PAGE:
On Wednesday, the Church will celebrate the feast day of St. Martha, a contemporary of Christ who is mentioned in both the Gospels of Luke and John.
St. Martha lived in the time of Jesus. She, along with her brother Lazarus and sister Mary had a special friendship with the Lord. The Scriptures tell us, "Now Jesus loved Martha, and her sister and Lazarus" (John 11:5).
This friendship with Christ is illustrated in the three Gospel passages in which Martha is mentioned. Through her example in these Gospel stories, Martha teaches Christians about faith, love, and service to the Lord.
Martha first appears in Scripture in Luke 10:38-42. Martha and Mary receive Jesus as a guest into their home. Martha immediately strives to show him hospitality, and becomes "burdened with much serving," while Mary simply sits at the feet of Christ, "listening to Him speak."
Frustrated and overwhelmed, Martha turns to Jesus, asking Him to intervene, saying, "Lord, do you not care that my sister has left me by myself to do the serving? Tell her to help me."
Jesus responds to Martha by saying, "Martha, Martha, you are anxious and worried about many things. There is need of only one thing. Mary has chosen the better part and it will not be taken from her."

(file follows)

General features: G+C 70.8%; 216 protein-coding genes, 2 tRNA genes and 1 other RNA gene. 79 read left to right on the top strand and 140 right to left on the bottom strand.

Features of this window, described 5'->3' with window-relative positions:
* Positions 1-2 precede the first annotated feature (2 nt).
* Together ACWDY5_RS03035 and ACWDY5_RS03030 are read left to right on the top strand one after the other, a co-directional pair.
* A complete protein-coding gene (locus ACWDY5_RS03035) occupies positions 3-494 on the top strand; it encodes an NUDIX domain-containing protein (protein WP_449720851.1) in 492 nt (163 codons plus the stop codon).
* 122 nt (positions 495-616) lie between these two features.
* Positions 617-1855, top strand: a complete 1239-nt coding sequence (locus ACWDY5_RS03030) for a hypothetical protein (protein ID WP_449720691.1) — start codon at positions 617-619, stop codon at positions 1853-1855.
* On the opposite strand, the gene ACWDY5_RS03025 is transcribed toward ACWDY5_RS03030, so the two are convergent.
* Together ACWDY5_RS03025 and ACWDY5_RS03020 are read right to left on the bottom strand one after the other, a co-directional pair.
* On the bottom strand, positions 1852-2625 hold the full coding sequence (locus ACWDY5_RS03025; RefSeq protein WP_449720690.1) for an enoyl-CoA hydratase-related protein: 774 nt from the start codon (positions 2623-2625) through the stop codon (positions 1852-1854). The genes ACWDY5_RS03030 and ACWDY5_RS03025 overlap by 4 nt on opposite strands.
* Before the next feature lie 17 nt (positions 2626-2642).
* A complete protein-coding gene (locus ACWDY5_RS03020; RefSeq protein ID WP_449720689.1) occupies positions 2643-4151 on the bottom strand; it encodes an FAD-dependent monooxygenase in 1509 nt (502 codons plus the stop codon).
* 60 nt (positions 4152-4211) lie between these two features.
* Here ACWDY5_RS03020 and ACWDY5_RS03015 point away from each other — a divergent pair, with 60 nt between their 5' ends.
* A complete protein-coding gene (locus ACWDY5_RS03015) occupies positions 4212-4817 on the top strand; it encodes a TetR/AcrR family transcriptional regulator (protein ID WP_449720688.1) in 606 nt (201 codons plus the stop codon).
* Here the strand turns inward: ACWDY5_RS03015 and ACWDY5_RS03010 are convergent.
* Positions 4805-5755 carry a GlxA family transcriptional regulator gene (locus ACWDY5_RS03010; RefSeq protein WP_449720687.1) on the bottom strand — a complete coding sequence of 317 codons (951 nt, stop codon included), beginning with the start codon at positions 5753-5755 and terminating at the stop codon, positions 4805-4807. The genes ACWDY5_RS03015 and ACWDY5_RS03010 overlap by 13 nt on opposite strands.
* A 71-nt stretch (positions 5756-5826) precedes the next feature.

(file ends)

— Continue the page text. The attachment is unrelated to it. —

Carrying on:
With this response, Jesus reminds Martha, and us, that listening to Him is the most important thing in life, and warns against the many daily worries that can distract us and prevent us from putting Him first in all things.
Martha is then seen putting her faith in Christ above all when she next appears in Scripture in John 11:1-53, mourning outside the tomb of her brother Lazarus who had died four days earlier. When she hears that Jesus is coming, she immediately goes up to meet Him.
Martha professes her faith in Jesus, saying, "Lord, if you had been here, my brother would not have died. (But) even now I know that whatever you ask of God, God will give you."
When Christ proclaims himself to be "the resurrection and the life," Martha responds with an affirmation of her faith by saying, "Yes, Lord. I have come to believe that you are the Messiah, the Son of God, the one who is coming into the world."
This display of faith is confirmed as Jesus proceeds to raise Lazarus from the grave in front of all present.
The final mention of Martha in Scripture is in John 12:1-9. In this third and last instance, Jesus is at a house in Bethany, reclining at table with Lazarus. In this passage, Mary draws criticism and complaint from some gathered in the house by anointing Jesus’ feet with expensive oil. Martha is not the focus of the passage; she is mentioned only briefly, described with the simple statement, "Martha served."
In this final passage, Martha is seen serving the Lord with silent simplicity. The peace she demonstrates here greatly contrasts the nervous anxiety she had previously shown in serving, and she has now found a visible way to show her faith and love for Christ.
We know nothing about Martha’s later life, and have no reliable records of her death. Her feast day is July 29, and she is the patron of housewives, servants, waiters and cooks.